[pp.int.general] free software video streaming
illunatic at greenpirate.org
illunatic at greenpirate.org
Wed Feb 20 13:28:32 CET 2013
Quoting Richard Stallman <rms at gnu.org>:
> CC-BY-ND is definitely not a free license.
> See http://www.gnu.org/licenses/license-list.html.
> I don't believe that works of opinion and art must be free.
> Dr Richard Stallman
> President, Free Software Foundation
> 51 Franklin St
> Boston MA 02110
> www.fsf.org www.gnu.org
> Skype: No way! That's nonfree (freedom-denying) software.
> Use Ekiga or an ordinary phone call
> Pirate Parties International - General Talk
> pp.international.general at lists.pirateweb.net
Is it ever appropriate for works of opinion and art be limited to a no
derivative (ND) licenses?
Thank you, Richard, for the helpful responses and consideration. While
I have the opportunity, thanks for FSF and GPL as well! Thanks to
everyone here for taking a moment to go back to basics.
Please consider that these questions and observations are motivated by
an effort to understand why RMS, who has expressed a wish to preserve
his message, has chosen this license. It is also an attempt to really
clarify what limits are still imposed by such licensing, who they are
imposed upon and whether it is to be considered an actual imposition
at all. ( "Imposition" Def. 1b
/* The freedom to use works as defined by
########## Questions! Questions Everywhere! ##########
Under this license you are free to share and free to make commercial
use of work, yet the work must always remain in its original context.
It demands that, as far as the law is observed, an original copy of
the work as intended will be produced.
For each copy that is made, it is mandatory that the original context
and message expressed by the author or artist is preserved and
disseminated without distortion. This seems similar to the spirit or
intent that once inspired copyright law. A clear difference apparent
in the CC BY-ND license is attempt to clearly provide safe harbor to
users in a way that creates a few layers of security against much of
the abuses the modern copyright law allows for. Copyright troll
lawyers and the use of copyright as a tool for censorship being two
examples of how such licensing is exploited.
This is a most honorable intention which may be lost on copyright, but
does it find legs to stand on in the CC BY-ND license? If, from the
dawn of copyright hitherto, CC BY-ND had been adopted as the popular
license to apply toward works of our time, the public position that is
growing as a response to harsh copyright law in our actual time line
may not exist today to include the minority of individuals are
currently limited by the license. Most of us would be content.
What are the limits of the freedoms of a ND license?
/* Definitions http://creativecommons.org/licenses/by-nd/2.0/legalcode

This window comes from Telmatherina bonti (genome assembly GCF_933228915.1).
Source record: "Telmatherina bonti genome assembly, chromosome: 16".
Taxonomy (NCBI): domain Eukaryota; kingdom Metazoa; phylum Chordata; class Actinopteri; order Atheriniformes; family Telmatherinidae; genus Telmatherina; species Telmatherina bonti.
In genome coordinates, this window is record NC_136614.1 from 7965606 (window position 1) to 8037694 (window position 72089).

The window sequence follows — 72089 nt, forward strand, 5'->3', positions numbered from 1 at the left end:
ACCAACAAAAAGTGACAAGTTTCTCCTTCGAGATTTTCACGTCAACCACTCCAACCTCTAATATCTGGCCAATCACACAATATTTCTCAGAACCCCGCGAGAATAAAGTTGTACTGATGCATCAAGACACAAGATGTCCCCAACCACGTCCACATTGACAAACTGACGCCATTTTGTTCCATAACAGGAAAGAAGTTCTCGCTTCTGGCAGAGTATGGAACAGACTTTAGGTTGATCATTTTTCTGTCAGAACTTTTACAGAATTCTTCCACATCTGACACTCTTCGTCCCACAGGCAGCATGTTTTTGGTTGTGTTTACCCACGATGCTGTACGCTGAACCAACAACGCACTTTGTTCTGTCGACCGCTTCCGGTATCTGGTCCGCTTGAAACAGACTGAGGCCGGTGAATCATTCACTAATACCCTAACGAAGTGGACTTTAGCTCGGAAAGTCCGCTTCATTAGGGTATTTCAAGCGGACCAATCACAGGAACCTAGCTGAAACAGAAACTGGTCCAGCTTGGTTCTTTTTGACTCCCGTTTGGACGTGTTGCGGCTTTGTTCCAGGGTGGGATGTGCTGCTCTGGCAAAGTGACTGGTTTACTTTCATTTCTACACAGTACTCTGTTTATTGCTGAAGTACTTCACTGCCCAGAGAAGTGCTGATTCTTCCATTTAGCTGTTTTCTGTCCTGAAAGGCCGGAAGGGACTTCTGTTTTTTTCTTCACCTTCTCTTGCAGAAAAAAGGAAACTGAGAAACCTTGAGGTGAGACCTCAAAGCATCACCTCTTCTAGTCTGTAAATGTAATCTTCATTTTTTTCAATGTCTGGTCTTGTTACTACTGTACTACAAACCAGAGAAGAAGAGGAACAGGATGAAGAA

b. "Derivative Work" means a work based upon the Work or upon the Work
and other pre-existing works, such as a translation, musical
arrangement, dramatization, fictionalization, motion picture version,
sound recording, art reproduction, abridgment, condensation, or any
other form in which the Work may be recast, transformed, or adapted,
except that a work that constitutes a Collective Work will not be
considered a Derivative Work for the purpose of this License. For the
avoidance of doubt, where the Work is a musical composition or sound
recording, the synchronization of the Work in timed-relation with a
moving image ("synching") will be considered a Derivative Work for the
purpose of this License. */
Because this license is designed to preserve existing fair use and
fair dealing or good faith rights, it seems that this is where the
real limits of the license are to be found. Fair use and fair dealing,
as they are legislated in the US, may deserve some scrutiny, but that
falls outside the scope of this license.
Who is the individual whose usage of CC BY-ND licensed work is being limited?
Based on the preservation of fair use rights in the US, the individual
being limited by CC BY-ND licensing appears to be the remix artists
who intend to produce a commercial derivative work without the
permission of the producer of the work. Or is this lending too much
credit to what fair use allows? What does fair use allow in other
regions? The way this license is applied seems as though it has the
potential to vary quite a bit.
Is this interpretation accurate? Of whom else does this license limit
freedom of use?
Under fair use in the US, derivative works could be made for purposes
such as criticism, comment, news reporting, teaching, scholarship, or
Under the terms of ND licensing, a high value is placed on preserving
and sharing the message embodied in the work of an artist, author or
Is ND licensing intended to or does it, in fact, interrupt the
production of non-commercial works derived from CC BY-ND licensed
works? It seems like derivative works are restricted only by the
limits of regional fair use and fair dealing.
Is this an accurate interpretation of the license? It is what you had
previously expected from this license?
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